Sea Of Tranquility



The Web Source for Progressive Rock, Progressive Metal & Jazz-Fusion
  Search   in       
Main Menu

Who's Online
There are currently 46 guests online.

Google Ads





Presto Ballet: Peace Among the Ruins

What do you get when you bring together the styles of The Beatles, Aviary, Skid Row, Yes, The Flower Kings, Dream Theater, Styx, Kansas, and Deep Purple? Why, you get Presto Ballet, the new band formed by Metal Church guitarist Kurdt Vanderhoof. Before you say "you mean Metal Church the thrash band?", hear me out. Presto Ballet sounds like it could have been recorded in the late 70's, as Vanderhoof and keyboard player Brian Cokeley have utilized anolog synthesizers, real Hammond organ, and real Mellotron sounds. Add in some crunchy guitar work, plenty of catchy hooks, and the James LaBrie-meets-Sebastian Bach-meets-Brad Love-meets-Dennis DeYoung vocal style of Scott Albright, and you have a very enjoyable progressive hard rock recording that pleases more and more after each listen.

There's not a bad tune here, and really the CD contains something for everyone. The kick ass title track, is a super-charged number that starts off like a smokin' Deep Purple cut, with raging Hammond organ and beefed up guitar riffs, before the gorgeous Mellotron kicks in along with some wild synth passages. The mini-epic "The Fringes" contains some great bass work from Brian Lake, as the track starts off in fine Yes-like fashion with ominous Mellotron, Hammond & synths, frenetic rhythms, and the soaring vocals of Albright. Vanderhoof adds in some tasty distorted guitar leads, which play well off the scorching Hammond and synth runs of Cokeley. This is a great example of hard rock mixed with intricate prog rock and catchy pop, something that very few bands were ever able to do well, one of them being Aviary back in the late 70's.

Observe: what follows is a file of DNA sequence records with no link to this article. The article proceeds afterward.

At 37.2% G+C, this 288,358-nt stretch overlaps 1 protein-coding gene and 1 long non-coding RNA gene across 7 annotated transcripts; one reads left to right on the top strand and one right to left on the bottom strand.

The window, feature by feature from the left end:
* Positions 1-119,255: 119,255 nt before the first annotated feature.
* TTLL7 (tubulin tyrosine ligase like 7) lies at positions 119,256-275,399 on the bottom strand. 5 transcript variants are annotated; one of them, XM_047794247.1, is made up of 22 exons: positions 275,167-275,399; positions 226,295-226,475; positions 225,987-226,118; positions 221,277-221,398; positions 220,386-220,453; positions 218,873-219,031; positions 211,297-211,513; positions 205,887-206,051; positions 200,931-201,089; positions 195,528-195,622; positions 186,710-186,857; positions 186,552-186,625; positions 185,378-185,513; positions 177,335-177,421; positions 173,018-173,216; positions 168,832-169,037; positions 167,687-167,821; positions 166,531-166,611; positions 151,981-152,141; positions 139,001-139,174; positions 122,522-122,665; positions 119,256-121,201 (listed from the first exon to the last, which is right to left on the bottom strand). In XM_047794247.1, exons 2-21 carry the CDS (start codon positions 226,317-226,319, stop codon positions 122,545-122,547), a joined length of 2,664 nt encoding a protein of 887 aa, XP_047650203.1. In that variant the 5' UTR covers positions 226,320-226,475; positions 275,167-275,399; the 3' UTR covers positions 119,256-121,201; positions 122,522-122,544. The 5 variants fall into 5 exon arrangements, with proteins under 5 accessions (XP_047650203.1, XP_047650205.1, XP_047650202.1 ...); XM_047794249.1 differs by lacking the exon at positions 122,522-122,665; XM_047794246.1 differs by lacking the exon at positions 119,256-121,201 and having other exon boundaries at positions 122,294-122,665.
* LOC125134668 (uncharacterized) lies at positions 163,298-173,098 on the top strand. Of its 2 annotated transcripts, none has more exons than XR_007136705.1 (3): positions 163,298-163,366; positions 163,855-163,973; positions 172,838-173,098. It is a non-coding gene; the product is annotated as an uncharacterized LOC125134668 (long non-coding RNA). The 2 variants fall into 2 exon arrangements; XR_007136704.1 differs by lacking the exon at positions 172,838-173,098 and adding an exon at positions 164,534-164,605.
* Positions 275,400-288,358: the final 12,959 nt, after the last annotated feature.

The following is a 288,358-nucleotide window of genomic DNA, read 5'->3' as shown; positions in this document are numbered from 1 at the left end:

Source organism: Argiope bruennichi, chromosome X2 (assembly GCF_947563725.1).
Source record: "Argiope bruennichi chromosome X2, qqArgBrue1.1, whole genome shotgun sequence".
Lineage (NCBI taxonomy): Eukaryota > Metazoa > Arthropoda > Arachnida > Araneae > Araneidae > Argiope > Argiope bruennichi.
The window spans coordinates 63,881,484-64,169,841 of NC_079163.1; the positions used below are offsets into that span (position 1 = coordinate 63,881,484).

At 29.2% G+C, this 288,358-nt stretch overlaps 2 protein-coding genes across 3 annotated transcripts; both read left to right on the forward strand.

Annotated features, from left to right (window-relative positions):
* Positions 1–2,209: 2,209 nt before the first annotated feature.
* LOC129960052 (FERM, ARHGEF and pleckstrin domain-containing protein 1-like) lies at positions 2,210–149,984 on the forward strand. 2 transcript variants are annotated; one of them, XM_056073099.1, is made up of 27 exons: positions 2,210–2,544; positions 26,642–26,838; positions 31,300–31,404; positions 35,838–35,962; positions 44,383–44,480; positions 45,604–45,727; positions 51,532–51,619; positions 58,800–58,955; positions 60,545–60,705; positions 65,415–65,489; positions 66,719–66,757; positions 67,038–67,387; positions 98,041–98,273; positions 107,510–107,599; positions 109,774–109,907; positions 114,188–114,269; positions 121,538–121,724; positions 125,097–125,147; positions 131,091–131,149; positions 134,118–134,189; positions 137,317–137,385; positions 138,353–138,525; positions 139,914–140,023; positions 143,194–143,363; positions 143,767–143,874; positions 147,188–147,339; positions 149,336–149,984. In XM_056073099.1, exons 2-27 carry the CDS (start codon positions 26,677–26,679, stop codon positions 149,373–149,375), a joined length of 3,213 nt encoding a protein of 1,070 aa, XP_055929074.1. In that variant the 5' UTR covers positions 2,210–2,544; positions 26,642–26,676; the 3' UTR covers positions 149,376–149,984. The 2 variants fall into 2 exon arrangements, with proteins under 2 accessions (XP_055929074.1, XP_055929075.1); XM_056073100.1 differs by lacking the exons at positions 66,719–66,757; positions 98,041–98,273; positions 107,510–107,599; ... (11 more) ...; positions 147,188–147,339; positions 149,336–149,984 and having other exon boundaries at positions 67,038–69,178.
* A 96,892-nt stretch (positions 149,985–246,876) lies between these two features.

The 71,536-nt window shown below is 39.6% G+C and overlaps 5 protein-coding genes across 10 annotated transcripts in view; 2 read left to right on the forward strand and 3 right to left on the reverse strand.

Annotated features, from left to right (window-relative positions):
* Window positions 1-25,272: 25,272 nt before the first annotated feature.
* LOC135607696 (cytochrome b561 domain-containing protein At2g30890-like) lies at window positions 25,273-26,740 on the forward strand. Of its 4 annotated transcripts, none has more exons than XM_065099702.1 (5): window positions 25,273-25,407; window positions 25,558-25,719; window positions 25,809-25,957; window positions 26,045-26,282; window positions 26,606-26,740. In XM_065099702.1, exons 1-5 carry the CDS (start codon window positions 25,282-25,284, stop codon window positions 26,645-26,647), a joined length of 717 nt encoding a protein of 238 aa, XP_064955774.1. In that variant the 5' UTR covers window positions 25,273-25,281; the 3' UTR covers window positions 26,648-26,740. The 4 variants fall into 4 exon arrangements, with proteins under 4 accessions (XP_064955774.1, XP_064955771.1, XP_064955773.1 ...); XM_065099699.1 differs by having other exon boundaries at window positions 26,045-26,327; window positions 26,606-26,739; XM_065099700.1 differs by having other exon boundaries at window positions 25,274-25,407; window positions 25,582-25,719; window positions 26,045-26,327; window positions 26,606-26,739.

For some great sing-along hard rock, check out the anthem "Seasons", a tune with plenty of hooks and hard driving guitar riffs. "Find the Time" is another lengthy piece, this one a straight prog masterpiece, with acoustic guitars, Mellotron, Moog, electric piano, and Albright's emotional & alluring vocals. You'll be hard pressed not to keep hitting the replay button on this gem folks. More acoustic guitars mesh with driving Hammond, heavy electric guitar riffs, Mellotron, and drummer Jeff Wade's pounding licks on the searing "Speed of Time", a classy and majestic number that hints at vintage Styx as well as Aviary, while the melodic "Sunshine" once again showcases Albright's soaring vocals over beds of Mellotron, Moog, nimble bass work, and acoustic guitars. The angular and riff-happy "Slave" comes the closest to prog-metal with its Yes-meets-Dream Theater complexity, and the CD ends with the emotional "Bringin' It On", again reminiscent of Aviary or Styx, with Vanderhoof's lush acoustic guitars and plenty of Mellotron and synths.

Peace Among the Ruins will no doubt wind up on many Best of 2005 lists this year, but more importantly it will certainly head the Biggest Surprise of 2005, at least in my book. Who would have thought a riff-monster from Metal Church has this much 70's prog stored up inside of him? Here's hoping this is not just a one-off project, and that Vanderhoof and crew plan on making this a permanent thing. Highly recommended!


Track Listing
1) Peace Among the Ruins (5:47)
2) The Fringes (7:34)
3) Seasons (3:39)
4) Find the Time (7:18)
5) Speed of Time (6:50)
6) Sunshine (4:51)
7) Slave (5:33)
8) Bringin' It On (6:43)

Added: July 24th 2005
Reviewer: Pete Pardo
Score:
Related Link: Presto Ballet Website
Hits: 3748
Language: english

[ Printer Friendly Page Printer Friendly Page ]
[ Send to a Friend Send to a Friend ]

  

[ Back to the Reviews Index | Post Comment ]


» SoT Staff Roundtable Reviews:

Presto Ballet: Peace Among the Ruins
Posted by Murat Batmaz, SoT Staff Writer on 2005-07-22 15:45:33
My Score: